Wrist arthritis commonly occurs post traumatically or from chronic and repetitive wear.
Wrist arthritis commonly occurs post-traumatically or from chronic and repetitive wear. Symptoms generally occur as pain and swelling in the wrist, along with decreased range of motion, ultimately effecting the patient’s overall function. The exact type and degree of wrist arthritis is best diagnosed with radiographs which can help pinpoint the joint surfaces and bones that are most involved. Management begins conservatively with bracing, NSAIDs, and cortisone injections. If the pain persists despite conservative management, the patient may be a candidate for surgery. Surgical intervention consists of fusing specific joints in the wrist or hand. Removing certain carpal bones may be indicated as part of the procedure to eliminate the associated pain. A total wrist fusion, a partial wrist fusion, a four corner fusion, or a proximal row carpectomy are some of the options available depending on the exact location and severity of the arthritis. Our orthopaedic hand specialists will determine which, if any, procedure would be best to treat your wrist for your lifestyle and needs.
Scaphoid nonunion advanced collapse (“SNAC wrist”) occurs after sustaining a scaphoid fracture that goes undiagnosed or does not heal. After some time, the scaphoid nonunion causes collapse of the scaphoid bone and subsequent radiocarpal arthritis, that may progress to midcarpal arthritis, occurs. Patients may present with a history of an old injury with complaints of wrist pain, stiffness, and weakness. Diagnosis is often made with radiographs that show a scaphoid nonunion and the progression of the collapse. Treatment of this condition begins conservatively with bracing and cortisone injections, but definitive treatment requires surgery.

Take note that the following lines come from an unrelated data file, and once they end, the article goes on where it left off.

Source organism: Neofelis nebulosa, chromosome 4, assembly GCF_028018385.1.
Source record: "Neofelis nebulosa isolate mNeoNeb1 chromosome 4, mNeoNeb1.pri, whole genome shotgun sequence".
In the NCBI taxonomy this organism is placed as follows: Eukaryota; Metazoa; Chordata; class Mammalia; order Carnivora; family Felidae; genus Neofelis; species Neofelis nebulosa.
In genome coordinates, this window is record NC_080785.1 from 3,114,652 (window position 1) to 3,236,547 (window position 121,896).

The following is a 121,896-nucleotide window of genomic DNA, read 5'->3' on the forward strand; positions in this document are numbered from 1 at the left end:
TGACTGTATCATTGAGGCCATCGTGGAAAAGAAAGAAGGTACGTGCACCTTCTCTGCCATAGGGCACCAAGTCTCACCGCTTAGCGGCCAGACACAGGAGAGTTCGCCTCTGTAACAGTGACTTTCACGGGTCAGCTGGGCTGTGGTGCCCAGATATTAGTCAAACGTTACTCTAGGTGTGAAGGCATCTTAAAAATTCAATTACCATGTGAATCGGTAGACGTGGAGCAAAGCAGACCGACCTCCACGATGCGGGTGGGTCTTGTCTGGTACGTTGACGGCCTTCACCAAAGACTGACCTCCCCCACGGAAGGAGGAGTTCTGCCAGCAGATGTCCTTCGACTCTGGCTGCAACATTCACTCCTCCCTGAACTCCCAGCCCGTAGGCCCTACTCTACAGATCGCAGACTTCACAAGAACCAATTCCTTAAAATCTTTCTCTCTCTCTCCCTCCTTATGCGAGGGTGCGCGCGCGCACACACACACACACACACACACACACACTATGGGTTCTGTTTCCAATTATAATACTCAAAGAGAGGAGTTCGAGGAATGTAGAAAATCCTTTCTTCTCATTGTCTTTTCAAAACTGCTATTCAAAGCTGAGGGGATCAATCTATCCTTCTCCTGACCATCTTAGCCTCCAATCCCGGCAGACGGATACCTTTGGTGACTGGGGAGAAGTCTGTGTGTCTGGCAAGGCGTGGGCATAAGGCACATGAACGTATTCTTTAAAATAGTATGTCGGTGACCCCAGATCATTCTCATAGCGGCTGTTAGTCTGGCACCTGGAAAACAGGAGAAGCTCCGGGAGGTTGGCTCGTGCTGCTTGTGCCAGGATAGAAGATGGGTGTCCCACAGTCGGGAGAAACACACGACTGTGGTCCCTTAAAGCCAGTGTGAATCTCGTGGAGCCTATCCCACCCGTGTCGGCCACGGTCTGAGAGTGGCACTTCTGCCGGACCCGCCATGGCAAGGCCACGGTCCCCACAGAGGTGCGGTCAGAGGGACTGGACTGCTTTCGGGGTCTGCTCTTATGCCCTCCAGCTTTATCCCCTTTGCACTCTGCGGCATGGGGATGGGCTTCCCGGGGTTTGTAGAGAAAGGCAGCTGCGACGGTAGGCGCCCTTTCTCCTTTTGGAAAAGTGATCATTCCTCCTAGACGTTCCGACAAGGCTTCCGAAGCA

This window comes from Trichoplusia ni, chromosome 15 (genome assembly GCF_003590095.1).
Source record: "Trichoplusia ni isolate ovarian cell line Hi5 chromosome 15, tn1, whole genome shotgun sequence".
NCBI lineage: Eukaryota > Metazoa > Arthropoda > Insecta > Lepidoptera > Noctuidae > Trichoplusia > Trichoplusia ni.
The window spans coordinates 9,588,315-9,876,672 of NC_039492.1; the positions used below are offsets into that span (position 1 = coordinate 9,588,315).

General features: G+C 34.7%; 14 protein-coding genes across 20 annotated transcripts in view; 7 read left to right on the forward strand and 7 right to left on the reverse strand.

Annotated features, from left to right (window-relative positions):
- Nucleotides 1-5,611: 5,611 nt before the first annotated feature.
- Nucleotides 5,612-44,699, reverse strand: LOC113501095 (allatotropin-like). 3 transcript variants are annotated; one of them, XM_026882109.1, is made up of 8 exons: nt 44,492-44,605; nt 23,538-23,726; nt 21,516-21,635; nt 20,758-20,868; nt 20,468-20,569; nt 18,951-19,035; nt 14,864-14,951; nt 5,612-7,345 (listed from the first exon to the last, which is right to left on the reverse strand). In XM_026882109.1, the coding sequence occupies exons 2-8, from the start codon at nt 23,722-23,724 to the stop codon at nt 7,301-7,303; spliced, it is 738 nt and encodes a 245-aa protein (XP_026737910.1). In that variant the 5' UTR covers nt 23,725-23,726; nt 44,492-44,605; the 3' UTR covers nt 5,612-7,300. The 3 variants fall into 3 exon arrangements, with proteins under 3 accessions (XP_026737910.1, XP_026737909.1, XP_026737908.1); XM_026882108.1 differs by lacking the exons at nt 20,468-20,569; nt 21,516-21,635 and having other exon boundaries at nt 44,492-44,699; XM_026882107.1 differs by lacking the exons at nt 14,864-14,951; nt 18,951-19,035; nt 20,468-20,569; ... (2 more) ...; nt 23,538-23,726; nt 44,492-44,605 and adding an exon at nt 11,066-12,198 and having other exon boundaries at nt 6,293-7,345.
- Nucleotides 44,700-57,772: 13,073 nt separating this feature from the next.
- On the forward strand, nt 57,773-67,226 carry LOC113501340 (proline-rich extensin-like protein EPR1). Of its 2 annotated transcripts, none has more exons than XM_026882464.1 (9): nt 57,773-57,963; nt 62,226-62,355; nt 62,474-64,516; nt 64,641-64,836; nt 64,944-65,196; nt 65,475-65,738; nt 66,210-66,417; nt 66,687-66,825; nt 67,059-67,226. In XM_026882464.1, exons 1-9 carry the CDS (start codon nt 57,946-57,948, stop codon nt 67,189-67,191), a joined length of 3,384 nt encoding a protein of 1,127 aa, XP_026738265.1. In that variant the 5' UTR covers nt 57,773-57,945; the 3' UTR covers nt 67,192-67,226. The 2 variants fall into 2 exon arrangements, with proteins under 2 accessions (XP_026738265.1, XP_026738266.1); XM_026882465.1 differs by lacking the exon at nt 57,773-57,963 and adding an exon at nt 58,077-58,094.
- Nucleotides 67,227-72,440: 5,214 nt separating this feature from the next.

Scaphoid lunate advanced collapse (“SLAC wrist”) usually occurs as the result of a chronic scapholunate ligament injury. Loss of stability between these carpal bones causes the scaphoid to go into a flexed position and the lunate to be extended. Over time these abnormal forces and instability lead to arthritic changes between the radiocarpal and midcarpal joints. Patients may present with a history of an old injury and complaints of wrist pain, stiffness, and weakness. Diagnosis is often made with radiographs that will show scapholunate widening, radiocarpal and/or midcarpal arthritis, and a DISI (dorsal intercalated segment instability) deformity.
Every patient receives an in-depth consultation to devise a treatment plan that is right for their problem. Our specialists prefer non-operative and non-invasive treatments whenever possible, including physical therapy, medications, and/or injections. When we require surgery, we will then use minimally invasive surgical techniques to fix your problem, whether it is fixing a broken bone or repairing a tendon. Our goal is always to get you back to living your life normally as soon as possible.